The horror tree
by The Press and Standard | July 5, 2018 5:00 am
Last Updated: July 3, 2018 at 11:49 am
After years of problems, giant oak falls on Williams home.
Fortunately, Donna Anderson decided to spend the night with her mother on June 24.
Fortunate because in the wee hours of June 25, a severe thunderstorm brought down a huge oak tree on her home in Williams, completely crushing her sunroom and doing major damage to the home’s main roof.
About 2 a.m. Monday morning, Anderson said “my dog ‘Cricket’ shot off the bed and was barking and barking. I guess she had an intuition or maybe she heard it. The wind was blowing real hard and it was thundering and lightning. The wind was flapping the screen door.”
Her neighbor heard the crash and told Anderson it was really loud.
By Thursday afternoon, the tree had settled and completely obliterated that side of the home. “When it first fell, a skinny person could get in the door. But now, nobody can get in. The whole top of my dryer is off. I had cat food and I can’t even find it.” The fate of the washing machine is still to be determined.
Anderson grew up in the little brick house on a side street in Williams — her parents, Elwood and Geneva Robertson, bought the house 45 years ago when she was 10. She raised her two children, Jeanette and Matthew, there. Her grandson continued the family tradition of generations of children swinging from a big rope tied to the tree. Now Anderson wonders if that rope may have weakened the tree in some way.
She’d planned to have the tree cut down, as soon as her finances allowed, because of its history. A couple of years ago, a huge limb fell on her son-in-law’s truck, completely crushing the cab. “Several times huge limbs have fallen and we had to get them cut up. When the ice storm came a few years back, one big limb fell up against the back door and my ex-husband cut that up. Now this,” she said. “You can’t even see my glass door and my screen door now. And all the windows are leaning and now the roof’s fallen in.”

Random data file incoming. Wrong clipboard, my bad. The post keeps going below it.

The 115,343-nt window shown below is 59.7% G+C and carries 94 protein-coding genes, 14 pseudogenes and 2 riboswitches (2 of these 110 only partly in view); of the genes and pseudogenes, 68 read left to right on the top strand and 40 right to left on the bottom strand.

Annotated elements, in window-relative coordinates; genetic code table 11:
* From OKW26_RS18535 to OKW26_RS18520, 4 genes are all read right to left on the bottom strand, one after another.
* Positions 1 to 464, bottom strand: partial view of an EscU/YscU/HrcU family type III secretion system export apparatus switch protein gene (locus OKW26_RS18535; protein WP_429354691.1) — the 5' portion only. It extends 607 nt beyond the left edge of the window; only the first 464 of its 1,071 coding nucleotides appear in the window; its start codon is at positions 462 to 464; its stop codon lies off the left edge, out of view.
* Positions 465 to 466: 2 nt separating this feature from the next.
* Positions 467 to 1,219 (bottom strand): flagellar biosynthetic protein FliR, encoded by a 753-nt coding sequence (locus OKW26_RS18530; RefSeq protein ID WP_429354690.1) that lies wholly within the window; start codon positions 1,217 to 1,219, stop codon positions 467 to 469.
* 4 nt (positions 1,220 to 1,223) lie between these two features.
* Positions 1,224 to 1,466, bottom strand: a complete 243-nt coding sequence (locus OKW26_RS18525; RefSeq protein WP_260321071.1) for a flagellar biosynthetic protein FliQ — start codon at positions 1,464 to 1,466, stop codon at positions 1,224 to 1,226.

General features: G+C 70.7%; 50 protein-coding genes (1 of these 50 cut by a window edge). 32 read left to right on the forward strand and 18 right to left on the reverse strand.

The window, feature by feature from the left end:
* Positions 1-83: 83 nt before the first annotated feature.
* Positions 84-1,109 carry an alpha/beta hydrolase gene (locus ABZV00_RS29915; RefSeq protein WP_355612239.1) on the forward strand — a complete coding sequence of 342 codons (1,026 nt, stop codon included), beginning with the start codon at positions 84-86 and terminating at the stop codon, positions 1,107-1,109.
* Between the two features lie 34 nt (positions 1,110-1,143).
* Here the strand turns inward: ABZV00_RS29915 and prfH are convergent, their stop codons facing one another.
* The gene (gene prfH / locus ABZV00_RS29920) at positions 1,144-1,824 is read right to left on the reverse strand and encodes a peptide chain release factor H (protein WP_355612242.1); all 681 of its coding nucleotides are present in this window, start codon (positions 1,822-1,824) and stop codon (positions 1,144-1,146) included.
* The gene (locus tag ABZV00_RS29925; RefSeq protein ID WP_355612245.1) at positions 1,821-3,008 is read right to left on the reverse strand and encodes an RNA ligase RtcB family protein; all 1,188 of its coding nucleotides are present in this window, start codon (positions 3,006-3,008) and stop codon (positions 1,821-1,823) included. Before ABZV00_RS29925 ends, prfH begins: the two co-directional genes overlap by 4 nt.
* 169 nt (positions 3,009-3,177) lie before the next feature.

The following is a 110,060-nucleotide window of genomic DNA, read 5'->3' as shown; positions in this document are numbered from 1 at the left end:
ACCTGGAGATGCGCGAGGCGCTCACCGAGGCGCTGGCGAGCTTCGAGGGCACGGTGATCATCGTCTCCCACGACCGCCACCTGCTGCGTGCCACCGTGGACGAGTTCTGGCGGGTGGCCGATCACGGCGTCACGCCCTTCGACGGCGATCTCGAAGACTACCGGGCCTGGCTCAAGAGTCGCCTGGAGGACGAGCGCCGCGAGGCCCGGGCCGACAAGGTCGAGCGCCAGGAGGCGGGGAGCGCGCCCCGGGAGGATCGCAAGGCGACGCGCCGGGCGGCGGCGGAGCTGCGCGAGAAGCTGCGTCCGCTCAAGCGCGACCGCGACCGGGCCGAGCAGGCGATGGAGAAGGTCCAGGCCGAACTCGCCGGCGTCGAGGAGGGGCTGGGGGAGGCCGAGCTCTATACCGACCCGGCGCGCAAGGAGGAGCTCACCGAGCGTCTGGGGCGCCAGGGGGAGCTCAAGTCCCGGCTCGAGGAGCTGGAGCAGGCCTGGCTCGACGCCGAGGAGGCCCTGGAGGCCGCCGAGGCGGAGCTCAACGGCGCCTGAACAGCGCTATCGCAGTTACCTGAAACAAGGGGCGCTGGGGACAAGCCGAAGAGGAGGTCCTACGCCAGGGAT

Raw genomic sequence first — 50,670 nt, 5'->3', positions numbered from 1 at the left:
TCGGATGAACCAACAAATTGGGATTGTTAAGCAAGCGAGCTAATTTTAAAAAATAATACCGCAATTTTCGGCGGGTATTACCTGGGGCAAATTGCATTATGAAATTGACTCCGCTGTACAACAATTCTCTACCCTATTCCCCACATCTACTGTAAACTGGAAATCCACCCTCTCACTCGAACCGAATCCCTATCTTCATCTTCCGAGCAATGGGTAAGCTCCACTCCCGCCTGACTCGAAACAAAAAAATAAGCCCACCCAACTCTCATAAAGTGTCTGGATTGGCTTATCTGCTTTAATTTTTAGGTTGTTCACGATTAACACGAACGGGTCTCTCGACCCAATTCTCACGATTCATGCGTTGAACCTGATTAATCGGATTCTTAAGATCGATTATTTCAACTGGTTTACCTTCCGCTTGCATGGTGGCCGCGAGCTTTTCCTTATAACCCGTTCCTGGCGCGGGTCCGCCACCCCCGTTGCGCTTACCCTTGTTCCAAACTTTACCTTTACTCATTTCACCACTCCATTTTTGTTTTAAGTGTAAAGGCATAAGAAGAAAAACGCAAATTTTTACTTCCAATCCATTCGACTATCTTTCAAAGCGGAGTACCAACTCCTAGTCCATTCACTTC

And with no insurance, she’s hoping that the money to fix her home will materialize. She’s called FEMA and the Red Cross to no avail.
She wants to fix her home and move back in. “Mama is 85 and kind of set in her ways. I’m 55 and kind of set in my ways. I’d have a lot more room over here and I’d have more neighbors.”
Her cousin, Lee “Bug” Murdaugh, of Murdaugh’s Tree Service was scheduled to come cut the tree up last Friday. Then Anderson can get a better idea of what she’s dealing with.
A couple of weeks ago, she’d gotten an estimate on fixing damage to the house from Hurricane Matthew, when another tree fell on her chimney. Now she’s got to get another one.
But she’s glad the tree is finally gone. “This is a bad tree, a horror tree.”
Now maybe she can get her life back. But “we’ve got some work to do.”